15.7.13

Six Things Rapidly Becoming Obsolete

Lost in the automobile buzz over robo-cars is the debate over Tesla Motors' attempts to sell cars over the internet. To me, Tesla, which makes high-end electric sports cars, is a harbinger of the electric, elite future of driving. But Perhaps their most interesting angle is that Tesla has found a way to bypass the auto-dealer system, selling their cars directly to customers over the internet.

Here's a good description of the situation from North Carolina:
Dealers say laws passed over the decades to prevent car makers from selling directly to consumers are justified because without them auto makers could use their economic clout to sell vehicles for less than their independent franchisees. Dealers say Tesla's direct sales violate those laws. These franchise laws have insulated car dealers from much of the e-commerce revolution that has hammered other sectors from books to electronics. 

Trying to bypass the car dealership system is maybe the most interesting thing that Tesla is doing! Ever since Denny Hecker was rode out of this town on a rail, all his old car dealerships left to rot in the harsh suburban sunshine, ever since University Avenue's row of mid-century car dealerships went belly up, to be replaced by actual people living and doing things, I've dreamt of cities unringed by huge car dealerships. Clinging to state regulations will only work for so long. Eventually, we'll start selling cars online, it will catch on because people love saving thousands of dollars, and all those large parking lots festooned with American flags occupied by begrimed salesmen addicted to truecoat will begin to fade away.

Picture a world without car dealerships, where people have cars shipped directly to their homes. I'd give car dealerships another 20 years, maybe, but in the 21st century city, huge acres of patriotic parking lots might be as popular as an orthodontist at a Jr. High dance.


What Else Is Becoming Obsolete?

It got me thinking about what else might be becoming obsolete. In a world of high energy prices, constant communications technology, and low wages, what else might go the way of the elevator operator and the TV repairman? Here's a short list, with the ETA on obsolescence:


Taxis: The 'smart taxi' trend is growing faster that I would have thought. Smart phones are threatening to replace taxis with part-time drivers and fairly sophisticated software that can rate different customers and drivers. I've always thought that taxis are too expensive. One or two cities will go 'all in' with the smart cab system, and they'll have very cheap rates. While they'll never likely disappear, the top-down taxi system as we know it is bound for the scrapyard.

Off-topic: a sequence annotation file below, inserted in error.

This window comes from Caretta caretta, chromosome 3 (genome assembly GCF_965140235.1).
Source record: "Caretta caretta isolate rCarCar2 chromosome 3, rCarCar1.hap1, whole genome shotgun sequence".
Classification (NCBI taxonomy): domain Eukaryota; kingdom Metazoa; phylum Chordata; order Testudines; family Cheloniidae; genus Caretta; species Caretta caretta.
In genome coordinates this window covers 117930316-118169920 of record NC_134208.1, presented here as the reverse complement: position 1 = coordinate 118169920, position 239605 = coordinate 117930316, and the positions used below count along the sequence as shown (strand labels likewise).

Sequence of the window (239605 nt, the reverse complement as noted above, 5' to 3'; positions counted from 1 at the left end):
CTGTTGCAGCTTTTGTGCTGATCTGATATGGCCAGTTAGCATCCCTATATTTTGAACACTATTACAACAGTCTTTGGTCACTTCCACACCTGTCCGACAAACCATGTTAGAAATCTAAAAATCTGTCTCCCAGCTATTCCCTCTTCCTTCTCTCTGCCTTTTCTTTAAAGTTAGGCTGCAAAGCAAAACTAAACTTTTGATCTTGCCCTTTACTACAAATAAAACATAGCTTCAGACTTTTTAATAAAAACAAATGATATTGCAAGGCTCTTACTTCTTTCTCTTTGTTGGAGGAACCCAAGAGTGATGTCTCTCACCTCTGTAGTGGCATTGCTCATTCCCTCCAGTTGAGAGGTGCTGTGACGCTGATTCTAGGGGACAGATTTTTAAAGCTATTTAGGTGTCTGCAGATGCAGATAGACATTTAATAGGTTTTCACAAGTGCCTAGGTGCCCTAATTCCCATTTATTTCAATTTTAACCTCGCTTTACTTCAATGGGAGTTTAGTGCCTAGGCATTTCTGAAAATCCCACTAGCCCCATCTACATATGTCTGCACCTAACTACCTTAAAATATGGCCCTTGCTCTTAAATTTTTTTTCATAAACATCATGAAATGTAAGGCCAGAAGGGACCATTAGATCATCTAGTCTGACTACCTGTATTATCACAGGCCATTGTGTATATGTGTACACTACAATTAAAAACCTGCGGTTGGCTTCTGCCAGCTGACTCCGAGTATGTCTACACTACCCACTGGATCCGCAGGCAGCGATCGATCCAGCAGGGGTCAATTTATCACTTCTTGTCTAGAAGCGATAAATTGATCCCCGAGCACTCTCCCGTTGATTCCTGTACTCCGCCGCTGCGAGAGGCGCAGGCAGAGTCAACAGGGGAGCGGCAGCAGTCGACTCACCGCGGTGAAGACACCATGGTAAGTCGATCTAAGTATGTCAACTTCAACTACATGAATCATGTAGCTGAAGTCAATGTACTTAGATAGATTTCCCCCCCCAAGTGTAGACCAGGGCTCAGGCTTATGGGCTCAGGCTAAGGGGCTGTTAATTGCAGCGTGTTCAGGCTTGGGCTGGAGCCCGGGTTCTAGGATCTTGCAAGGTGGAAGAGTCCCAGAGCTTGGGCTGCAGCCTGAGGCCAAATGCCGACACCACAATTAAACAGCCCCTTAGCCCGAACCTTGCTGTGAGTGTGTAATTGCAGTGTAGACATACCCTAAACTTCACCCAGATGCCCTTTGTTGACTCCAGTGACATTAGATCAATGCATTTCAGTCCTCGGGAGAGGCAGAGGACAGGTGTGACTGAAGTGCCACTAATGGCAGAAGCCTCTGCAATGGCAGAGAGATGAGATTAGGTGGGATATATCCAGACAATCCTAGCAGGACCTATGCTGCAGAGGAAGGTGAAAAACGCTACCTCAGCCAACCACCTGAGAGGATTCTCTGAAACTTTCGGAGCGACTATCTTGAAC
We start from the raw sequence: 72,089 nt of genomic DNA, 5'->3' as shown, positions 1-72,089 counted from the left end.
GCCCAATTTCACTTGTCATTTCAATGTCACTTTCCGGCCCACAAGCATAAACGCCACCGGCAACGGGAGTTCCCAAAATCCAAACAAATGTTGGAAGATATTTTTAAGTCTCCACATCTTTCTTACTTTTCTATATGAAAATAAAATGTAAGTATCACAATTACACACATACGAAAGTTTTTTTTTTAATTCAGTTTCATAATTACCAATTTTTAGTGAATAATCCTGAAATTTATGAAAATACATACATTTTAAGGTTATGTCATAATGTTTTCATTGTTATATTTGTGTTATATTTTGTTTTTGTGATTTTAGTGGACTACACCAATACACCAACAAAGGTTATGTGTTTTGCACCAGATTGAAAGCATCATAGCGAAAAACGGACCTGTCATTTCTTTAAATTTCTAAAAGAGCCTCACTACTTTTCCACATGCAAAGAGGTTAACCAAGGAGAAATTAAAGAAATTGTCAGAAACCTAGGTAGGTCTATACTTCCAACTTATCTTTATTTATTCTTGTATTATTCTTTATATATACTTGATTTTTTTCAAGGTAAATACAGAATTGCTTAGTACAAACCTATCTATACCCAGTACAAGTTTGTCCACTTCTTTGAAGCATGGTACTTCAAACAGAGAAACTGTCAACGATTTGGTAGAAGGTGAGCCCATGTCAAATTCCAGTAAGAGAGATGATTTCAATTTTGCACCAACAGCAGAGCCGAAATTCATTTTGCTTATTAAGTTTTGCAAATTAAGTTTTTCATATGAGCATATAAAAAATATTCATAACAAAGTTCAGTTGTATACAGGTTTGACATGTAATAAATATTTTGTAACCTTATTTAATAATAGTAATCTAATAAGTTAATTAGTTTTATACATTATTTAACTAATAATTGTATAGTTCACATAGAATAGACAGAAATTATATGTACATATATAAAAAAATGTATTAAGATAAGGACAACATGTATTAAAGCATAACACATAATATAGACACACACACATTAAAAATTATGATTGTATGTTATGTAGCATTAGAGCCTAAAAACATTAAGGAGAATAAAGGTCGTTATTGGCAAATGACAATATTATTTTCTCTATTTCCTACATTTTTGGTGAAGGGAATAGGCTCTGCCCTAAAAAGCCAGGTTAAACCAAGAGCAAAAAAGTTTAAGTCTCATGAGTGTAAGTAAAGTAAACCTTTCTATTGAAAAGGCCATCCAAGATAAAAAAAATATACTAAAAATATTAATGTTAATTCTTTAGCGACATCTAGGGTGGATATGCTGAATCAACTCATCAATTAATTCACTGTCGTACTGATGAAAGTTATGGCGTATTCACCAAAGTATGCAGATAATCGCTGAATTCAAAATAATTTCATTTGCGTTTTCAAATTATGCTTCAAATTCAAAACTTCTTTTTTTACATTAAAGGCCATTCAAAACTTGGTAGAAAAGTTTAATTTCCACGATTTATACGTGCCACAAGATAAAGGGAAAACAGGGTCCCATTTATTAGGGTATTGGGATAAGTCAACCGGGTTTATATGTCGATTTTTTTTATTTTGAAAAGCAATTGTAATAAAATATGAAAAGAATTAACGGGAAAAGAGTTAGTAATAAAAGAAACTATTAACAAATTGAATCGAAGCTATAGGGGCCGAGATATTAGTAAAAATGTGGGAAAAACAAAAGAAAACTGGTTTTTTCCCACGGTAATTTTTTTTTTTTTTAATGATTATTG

Time horizon: 10 years

[Air travel already peaked.]

Airports: Expensive oil means that flying will keep getting more expensive. It's already plateaued, forcing airlines to consolidate and brainstorm diabolical new ways to treat people like chattel. Cities continue to expand their airports, hoping to attract carriers increasingly likely to cut their losses and abandon great swaths of the country to fly-by-night operations. Because its so damn fast, air travel will always be around. But, particularly once the feds stop subsidizing small and mid-size airports, you'll happily take the bus for eight hours to save $1000 on a flight to the coast. All but the largest airports will become obsolete.

Time horizon: 20 years


[Bemidji's poorly placed convention center.]
Convention centers: Convention business is already peaking. As cities all around the country use obscene amounts of money to try and lure the smaller pie convention, lots of places are going to lose out and get stuck with giant architecturally dubious albatrosses in their downtowns and along their lake fronts. Throw in expensive air travel, thin profit margins, and flat wages, and convention centers might soon be as popular as a mime at a blindness convention.

Time horizon: 15 years


Football stadiums: One reason that football's concussion problem is interesting is that it nicely illustrates risk thresholds: the more elaborate the safety equipment, the more risky and extreme the play becomes. Thus, paradoxically, football was safer before they had real helmets.  Today, there have been many predictions of football's demise, as parents begin refusing to let their children play the sport due to inevitable brain damage. Maybe pro football won't disappear, but it might shrink to UFC-level relevance, making giant stadiums obsolete.

Time horizon: 30 years  


[Sandy seems an inappropriate name.]
Beach Homes: You can all see this coming. Climate change + hurricanes = problems securing flood insurance. No more Jersey Shore. One or two more storms, and at some point, beach homes will be only for the extremely wealthy. It's only a matter of time.

Time horizon: 20 years


Ski resorts: Ditto. Climate change sucks. Hard to see this economy continuing, except at the very high end (which it already pretty much is anyway).

Time horizon: 25 years  

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